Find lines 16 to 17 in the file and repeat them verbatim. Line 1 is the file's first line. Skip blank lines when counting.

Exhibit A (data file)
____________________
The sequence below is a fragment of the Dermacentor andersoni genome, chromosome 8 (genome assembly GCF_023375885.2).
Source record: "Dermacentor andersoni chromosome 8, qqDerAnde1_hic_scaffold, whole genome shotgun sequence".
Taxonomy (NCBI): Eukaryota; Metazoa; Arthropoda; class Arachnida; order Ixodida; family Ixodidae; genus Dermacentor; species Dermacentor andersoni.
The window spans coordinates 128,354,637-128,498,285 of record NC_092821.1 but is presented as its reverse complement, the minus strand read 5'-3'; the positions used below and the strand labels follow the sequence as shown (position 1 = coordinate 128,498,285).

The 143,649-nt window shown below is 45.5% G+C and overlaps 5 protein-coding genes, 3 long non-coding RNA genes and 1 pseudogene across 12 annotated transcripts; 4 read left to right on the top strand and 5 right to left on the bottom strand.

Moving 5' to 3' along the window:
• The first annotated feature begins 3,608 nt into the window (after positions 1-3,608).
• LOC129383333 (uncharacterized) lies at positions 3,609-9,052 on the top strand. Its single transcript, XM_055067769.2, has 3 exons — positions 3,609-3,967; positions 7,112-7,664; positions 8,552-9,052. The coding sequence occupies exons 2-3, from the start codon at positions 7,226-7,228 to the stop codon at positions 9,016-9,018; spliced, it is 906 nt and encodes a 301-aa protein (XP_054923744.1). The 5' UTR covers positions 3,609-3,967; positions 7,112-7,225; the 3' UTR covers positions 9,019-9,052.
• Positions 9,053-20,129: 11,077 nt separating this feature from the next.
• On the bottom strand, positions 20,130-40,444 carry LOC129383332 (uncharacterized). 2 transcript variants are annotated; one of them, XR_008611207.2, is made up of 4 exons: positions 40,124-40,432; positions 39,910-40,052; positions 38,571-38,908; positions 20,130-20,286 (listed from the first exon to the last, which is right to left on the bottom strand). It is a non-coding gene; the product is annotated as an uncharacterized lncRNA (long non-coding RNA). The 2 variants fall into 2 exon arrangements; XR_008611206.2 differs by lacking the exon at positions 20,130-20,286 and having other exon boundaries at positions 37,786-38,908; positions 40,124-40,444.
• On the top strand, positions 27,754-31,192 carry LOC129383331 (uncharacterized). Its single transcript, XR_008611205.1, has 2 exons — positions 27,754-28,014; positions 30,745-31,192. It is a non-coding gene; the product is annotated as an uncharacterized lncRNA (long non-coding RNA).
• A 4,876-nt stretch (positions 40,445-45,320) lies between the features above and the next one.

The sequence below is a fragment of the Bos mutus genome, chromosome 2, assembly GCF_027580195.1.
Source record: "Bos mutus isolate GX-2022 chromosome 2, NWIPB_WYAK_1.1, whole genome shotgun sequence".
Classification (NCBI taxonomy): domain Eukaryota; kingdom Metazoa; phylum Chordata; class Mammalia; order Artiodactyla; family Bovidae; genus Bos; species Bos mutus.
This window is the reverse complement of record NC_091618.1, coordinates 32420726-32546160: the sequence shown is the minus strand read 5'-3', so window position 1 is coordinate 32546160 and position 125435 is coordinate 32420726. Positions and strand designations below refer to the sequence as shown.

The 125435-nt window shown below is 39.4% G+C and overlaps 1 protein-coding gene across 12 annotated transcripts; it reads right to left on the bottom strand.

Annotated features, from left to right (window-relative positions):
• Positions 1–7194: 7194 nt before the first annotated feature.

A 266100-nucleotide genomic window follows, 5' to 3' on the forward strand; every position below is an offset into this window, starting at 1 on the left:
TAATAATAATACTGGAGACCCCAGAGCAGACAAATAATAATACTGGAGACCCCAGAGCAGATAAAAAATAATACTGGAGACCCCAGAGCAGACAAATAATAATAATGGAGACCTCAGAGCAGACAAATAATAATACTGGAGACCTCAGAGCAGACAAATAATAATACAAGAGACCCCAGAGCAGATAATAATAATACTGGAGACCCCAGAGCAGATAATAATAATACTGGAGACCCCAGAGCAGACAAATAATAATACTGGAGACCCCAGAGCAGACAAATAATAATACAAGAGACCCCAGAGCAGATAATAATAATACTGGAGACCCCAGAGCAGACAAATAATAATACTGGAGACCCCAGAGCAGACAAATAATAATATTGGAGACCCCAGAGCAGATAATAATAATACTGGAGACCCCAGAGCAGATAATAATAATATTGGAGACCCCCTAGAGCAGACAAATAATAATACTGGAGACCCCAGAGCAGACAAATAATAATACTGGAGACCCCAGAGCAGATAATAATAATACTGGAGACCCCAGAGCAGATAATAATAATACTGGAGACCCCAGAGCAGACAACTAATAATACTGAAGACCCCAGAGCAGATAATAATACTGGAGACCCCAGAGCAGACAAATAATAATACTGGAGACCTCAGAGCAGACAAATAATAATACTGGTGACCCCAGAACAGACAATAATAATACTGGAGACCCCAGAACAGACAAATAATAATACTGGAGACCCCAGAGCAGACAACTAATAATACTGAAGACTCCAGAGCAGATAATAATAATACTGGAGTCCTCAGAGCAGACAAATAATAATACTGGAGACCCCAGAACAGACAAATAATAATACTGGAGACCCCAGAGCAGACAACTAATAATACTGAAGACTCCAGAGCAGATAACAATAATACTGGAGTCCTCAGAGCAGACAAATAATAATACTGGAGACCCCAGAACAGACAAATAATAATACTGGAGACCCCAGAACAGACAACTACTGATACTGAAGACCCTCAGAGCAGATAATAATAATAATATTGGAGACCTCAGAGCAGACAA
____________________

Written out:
This window is the reverse complement of record NC_091618.1, coordinates 32420726-32546160: the sequence shown is the minus strand read 5'-3', so window position 1 is coordinate 32546160 and position 125435 is coordinate 32420726. Positions and strand designations below refer to the sequence as shown.

The 125435-nt window shown below is 39.4% G+C and overlaps 1 protein-coding gene across 12 annotated transcripts; it reads right to left on the bottom strand.